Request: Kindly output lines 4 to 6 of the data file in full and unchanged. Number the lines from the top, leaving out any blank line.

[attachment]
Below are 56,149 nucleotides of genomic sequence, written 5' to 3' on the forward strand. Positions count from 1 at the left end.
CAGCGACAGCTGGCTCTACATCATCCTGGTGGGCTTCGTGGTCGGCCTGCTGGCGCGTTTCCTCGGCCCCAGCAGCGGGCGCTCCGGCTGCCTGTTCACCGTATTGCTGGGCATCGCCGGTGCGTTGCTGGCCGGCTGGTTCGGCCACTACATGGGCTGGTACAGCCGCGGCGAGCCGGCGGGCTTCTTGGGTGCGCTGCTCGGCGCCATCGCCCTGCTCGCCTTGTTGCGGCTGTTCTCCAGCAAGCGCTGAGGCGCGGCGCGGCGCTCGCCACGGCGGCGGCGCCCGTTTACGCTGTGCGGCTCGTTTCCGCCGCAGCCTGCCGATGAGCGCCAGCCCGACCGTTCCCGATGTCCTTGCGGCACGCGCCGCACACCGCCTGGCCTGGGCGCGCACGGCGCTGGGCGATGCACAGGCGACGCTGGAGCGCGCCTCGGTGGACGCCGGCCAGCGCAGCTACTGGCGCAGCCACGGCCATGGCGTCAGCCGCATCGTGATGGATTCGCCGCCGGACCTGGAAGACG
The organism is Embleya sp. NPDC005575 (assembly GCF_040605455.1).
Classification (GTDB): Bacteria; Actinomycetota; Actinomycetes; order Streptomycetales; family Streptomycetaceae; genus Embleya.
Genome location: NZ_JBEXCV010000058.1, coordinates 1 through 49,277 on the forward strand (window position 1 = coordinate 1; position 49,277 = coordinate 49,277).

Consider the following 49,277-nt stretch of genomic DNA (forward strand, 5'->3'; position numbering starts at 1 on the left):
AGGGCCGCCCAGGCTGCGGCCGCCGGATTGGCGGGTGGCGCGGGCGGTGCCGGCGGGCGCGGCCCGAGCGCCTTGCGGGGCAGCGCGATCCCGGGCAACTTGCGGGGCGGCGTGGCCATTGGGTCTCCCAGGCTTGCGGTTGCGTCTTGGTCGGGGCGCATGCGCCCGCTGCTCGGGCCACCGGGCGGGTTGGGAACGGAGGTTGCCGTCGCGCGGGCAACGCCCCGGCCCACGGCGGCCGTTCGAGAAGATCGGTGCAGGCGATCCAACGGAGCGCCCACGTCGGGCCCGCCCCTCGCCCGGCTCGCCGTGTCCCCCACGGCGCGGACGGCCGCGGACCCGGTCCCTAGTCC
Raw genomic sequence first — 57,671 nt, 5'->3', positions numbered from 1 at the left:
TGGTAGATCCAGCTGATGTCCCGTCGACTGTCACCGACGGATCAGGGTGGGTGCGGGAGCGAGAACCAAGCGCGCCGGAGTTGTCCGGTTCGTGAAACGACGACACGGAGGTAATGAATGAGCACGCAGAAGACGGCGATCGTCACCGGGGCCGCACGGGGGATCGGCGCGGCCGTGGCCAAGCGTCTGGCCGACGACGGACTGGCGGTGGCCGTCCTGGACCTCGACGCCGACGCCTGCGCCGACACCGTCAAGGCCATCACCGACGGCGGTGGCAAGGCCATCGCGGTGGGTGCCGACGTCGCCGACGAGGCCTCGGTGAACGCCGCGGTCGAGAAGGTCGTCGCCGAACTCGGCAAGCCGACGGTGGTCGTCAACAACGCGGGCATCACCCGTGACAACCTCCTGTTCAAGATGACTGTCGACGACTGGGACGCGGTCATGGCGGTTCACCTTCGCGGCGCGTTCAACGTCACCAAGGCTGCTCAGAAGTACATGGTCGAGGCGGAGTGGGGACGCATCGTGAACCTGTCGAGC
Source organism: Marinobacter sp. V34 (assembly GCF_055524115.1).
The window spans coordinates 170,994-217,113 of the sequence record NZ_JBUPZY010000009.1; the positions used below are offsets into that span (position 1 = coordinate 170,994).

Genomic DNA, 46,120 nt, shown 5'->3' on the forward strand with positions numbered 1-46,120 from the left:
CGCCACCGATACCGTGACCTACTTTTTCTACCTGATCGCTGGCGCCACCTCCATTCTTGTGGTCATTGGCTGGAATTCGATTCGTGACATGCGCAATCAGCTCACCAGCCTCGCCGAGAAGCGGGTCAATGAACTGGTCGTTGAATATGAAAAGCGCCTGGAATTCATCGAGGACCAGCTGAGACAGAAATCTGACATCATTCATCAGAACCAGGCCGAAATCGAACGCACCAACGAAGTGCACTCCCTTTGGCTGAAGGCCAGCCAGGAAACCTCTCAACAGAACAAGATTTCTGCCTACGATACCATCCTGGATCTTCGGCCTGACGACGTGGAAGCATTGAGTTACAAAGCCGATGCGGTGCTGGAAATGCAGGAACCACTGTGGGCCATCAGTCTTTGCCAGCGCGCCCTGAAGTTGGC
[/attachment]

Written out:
Classification (GTDB): Bacteria; Actinomycetota; Actinomycetes; order Streptomycetales; family Streptomycetaceae; genus Embleya.
Genome location: NZ_JBEXCV010000058.1, coordinates 1 through 49,277 on the forward strand (window position 1 = coordinate 1; position 49,277 = coordinate 49,277).

Consider the following 49,277-nt stretch of genomic DNA (forward strand, 5'->3'; position numbering starts at 1 on the left):